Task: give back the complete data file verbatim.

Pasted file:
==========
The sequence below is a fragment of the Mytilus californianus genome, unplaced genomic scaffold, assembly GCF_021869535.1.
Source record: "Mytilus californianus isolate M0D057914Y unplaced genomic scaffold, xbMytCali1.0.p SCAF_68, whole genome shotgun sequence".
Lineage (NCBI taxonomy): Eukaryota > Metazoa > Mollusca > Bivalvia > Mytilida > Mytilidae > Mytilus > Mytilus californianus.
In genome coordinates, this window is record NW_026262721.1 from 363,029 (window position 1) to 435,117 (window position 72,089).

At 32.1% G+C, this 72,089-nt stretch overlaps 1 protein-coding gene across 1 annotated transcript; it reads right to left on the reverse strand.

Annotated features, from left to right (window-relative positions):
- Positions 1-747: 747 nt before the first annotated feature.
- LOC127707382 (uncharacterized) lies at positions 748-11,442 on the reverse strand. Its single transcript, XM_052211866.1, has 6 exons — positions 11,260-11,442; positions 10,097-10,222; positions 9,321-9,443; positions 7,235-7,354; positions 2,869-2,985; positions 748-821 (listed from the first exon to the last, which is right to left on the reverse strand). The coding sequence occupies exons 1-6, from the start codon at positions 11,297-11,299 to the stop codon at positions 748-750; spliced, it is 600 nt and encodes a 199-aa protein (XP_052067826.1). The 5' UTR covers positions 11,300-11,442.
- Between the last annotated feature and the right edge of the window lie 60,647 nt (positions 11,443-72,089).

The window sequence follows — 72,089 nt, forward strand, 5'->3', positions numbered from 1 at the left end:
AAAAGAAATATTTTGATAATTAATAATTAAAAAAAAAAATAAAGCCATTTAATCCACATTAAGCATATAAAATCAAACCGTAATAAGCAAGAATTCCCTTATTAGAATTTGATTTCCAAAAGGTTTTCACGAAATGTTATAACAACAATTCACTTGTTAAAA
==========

The sequence below is a fragment of the Mytilus californianus genome, unplaced genomic scaffold, assembly GCF_021869535.1.
Source record: "Mytilus californianus isolate M0D057914Y unplaced genomic scaffold, xbMytCali1.0.p SCAF_68, whole genome shotgun sequence".
Lineage (NCBI taxonomy): Eukaryota > Metazoa > Mollusca > Bivalvia > Mytilida > Mytilidae > Mytilus > Mytilus californianus.
In genome coordinates, this window is record NW_026262721.1 from 363,029 (window position 1) to 435,117 (window position 72,089).

At 32.1% G+C, this 72,089-nt stretch overlaps 1 protein-coding gene across 1 annotated transcript; it reads right to left on the reverse strand.

Annotated features, from left to right (window-relative positions):
- Positions 1-747: 747 nt before the first annotated feature.
- LOC127707382 (uncharacterized) lies at positions 748-11,442 on the reverse strand. Its single transcript, XM_052211866.1, has 6 exons — positions 11,260-11,442; positions 10,097-10,222; positions 9,321-9,443; positions 7,235-7,354; positions 2,869-2,985; positions 748-821 (listed from the first exon to the last, which is right to left on the reverse strand). The coding sequence occupies exons 1-6, from the start codon at positions 11,297-11,299 to the stop codon at positions 748-750; spliced, it is 600 nt and encodes a 199-aa protein (XP_052067826.1). The 5' UTR covers positions 11,300-11,442.
- Between the last annotated feature and the right edge of the window lie 60,647 nt (positions 11,443-72,089).

The window sequence follows — 72,089 nt, forward strand, 5'->3', positions numbered from 1 at the left end:
AAAAGAAATATTTTGATAATTAATAATTAAAAAAAAAAATAAAGCCATTTAATCCACATTAAGCATATAAAATCAAACCGTAATAAGCAAGAATTCCCTTATTAGAATTTGATTTCCAAAAGGTTTTCACGAAATGTTATAACAACAATTCACTTGTTAAAA